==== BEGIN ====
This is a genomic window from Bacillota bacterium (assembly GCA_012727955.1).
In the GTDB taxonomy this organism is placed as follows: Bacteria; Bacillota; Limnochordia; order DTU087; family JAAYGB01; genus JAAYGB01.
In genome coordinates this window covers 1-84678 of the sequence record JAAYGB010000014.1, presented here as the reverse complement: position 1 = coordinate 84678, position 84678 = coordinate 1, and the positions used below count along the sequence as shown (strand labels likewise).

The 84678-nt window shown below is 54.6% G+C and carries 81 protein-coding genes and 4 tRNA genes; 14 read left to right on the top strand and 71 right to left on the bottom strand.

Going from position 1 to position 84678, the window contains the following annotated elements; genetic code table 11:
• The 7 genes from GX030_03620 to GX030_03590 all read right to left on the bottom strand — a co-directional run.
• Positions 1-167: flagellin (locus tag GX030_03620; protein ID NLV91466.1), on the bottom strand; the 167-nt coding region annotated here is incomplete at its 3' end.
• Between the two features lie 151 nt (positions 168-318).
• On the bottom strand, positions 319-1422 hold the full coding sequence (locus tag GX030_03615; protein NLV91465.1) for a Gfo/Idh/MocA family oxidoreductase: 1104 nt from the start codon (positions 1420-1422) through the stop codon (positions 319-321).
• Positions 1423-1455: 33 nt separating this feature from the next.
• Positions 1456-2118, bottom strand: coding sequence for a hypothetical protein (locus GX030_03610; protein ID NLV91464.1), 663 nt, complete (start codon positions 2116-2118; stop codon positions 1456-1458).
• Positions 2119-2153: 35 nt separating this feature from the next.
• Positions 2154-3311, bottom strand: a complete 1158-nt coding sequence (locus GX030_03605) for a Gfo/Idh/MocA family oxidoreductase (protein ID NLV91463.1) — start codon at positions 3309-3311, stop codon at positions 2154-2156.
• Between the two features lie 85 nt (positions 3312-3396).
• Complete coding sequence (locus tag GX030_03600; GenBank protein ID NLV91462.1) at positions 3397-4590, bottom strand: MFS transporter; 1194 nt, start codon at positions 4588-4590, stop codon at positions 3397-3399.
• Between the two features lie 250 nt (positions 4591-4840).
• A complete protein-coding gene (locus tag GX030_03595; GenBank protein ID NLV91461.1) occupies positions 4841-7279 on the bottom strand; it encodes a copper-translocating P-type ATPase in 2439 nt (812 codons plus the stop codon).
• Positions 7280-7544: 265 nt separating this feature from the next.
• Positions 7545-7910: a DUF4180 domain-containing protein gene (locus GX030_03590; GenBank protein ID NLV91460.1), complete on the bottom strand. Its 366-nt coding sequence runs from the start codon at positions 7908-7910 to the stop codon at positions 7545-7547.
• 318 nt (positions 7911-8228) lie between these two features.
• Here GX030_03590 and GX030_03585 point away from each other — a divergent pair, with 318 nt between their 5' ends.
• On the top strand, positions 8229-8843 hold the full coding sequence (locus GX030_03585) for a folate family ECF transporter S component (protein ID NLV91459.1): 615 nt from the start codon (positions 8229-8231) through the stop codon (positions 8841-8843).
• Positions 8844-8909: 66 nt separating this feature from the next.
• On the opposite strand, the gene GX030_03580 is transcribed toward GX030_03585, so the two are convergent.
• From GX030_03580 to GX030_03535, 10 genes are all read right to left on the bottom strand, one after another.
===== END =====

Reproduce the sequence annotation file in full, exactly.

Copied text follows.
This is a genomic window from Bacillota bacterium (assembly GCA_012727955.1).
In the GTDB taxonomy this organism is placed as follows: Bacteria; Bacillota; Limnochordia; order DTU087; family JAAYGB01; genus JAAYGB01.
In genome coordinates this window covers 1-84678 of the sequence record JAAYGB010000014.1, presented here as the reverse complement: position 1 = coordinate 84678, position 84678 = coordinate 1, and the positions used below count along the sequence as shown (strand labels likewise).

The 84678-nt window shown below is 54.6% G+C and carries 81 protein-coding genes and 4 tRNA genes; 14 read left to right on the top strand and 71 right to left on the bottom strand.

Going from position 1 to position 84678, the window contains the following annotated elements; genetic code table 11:
• The 7 genes from GX030_03620 to GX030_03590 all read right to left on the bottom strand — a co-directional run.
• Positions 1-167: flagellin (locus tag GX030_03620; protein ID NLV91466.1), on the bottom strand; the 167-nt coding region annotated here is incomplete at its 3' end.
• Between the two features lie 151 nt (positions 168-318).
• On the bottom strand, positions 319-1422 hold the full coding sequence (locus tag GX030_03615; protein NLV91465.1) for a Gfo/Idh/MocA family oxidoreductase: 1104 nt from the start codon (positions 1420-1422) through the stop codon (positions 319-321).
• Positions 1423-1455: 33 nt separating this feature from the next.
• Positions 1456-2118, bottom strand: coding sequence for a hypothetical protein (locus GX030_03610; protein ID NLV91464.1), 663 nt, complete (start codon positions 2116-2118; stop codon positions 1456-1458).
• Positions 2119-2153: 35 nt separating this feature from the next.
• Positions 2154-3311, bottom strand: a complete 1158-nt coding sequence (locus GX030_03605) for a Gfo/Idh/MocA family oxidoreductase (protein ID NLV91463.1) — start codon at positions 3309-3311, stop codon at positions 2154-2156.
• Between the two features lie 85 nt (positions 3312-3396).
• Complete coding sequence (locus tag GX030_03600; GenBank protein ID NLV91462.1) at positions 3397-4590, bottom strand: MFS transporter; 1194 nt, start codon at positions 4588-4590, stop codon at positions 3397-3399.
• Between the two features lie 250 nt (positions 4591-4840).
• A complete protein-coding gene (locus tag GX030_03595; GenBank protein ID NLV91461.1) occupies positions 4841-7279 on the bottom strand; it encodes a copper-translocating P-type ATPase in 2439 nt (812 codons plus the stop codon).
• Positions 7280-7544: 265 nt separating this feature from the next.
• Positions 7545-7910: a DUF4180 domain-containing protein gene (locus GX030_03590; GenBank protein ID NLV91460.1), complete on the bottom strand. Its 366-nt coding sequence runs from the start codon at positions 7908-7910 to the stop codon at positions 7545-7547.
• 318 nt (positions 7911-8228) lie between these two features.
• Here GX030_03590 and GX030_03585 point away from each other — a divergent pair, with 318 nt between their 5' ends.
• On the top strand, positions 8229-8843 hold the full coding sequence (locus GX030_03585) for a folate family ECF transporter S component (protein ID NLV91459.1): 615 nt from the start codon (positions 8229-8231) through the stop codon (positions 8841-8843).
• Positions 8844-8909: 66 nt separating this feature from the next.
• On the opposite strand, the gene GX030_03580 is transcribed toward GX030_03585, so the two are convergent.
• From GX030_03580 to GX030_03535, 10 genes are all read right to left on the bottom strand, one after another.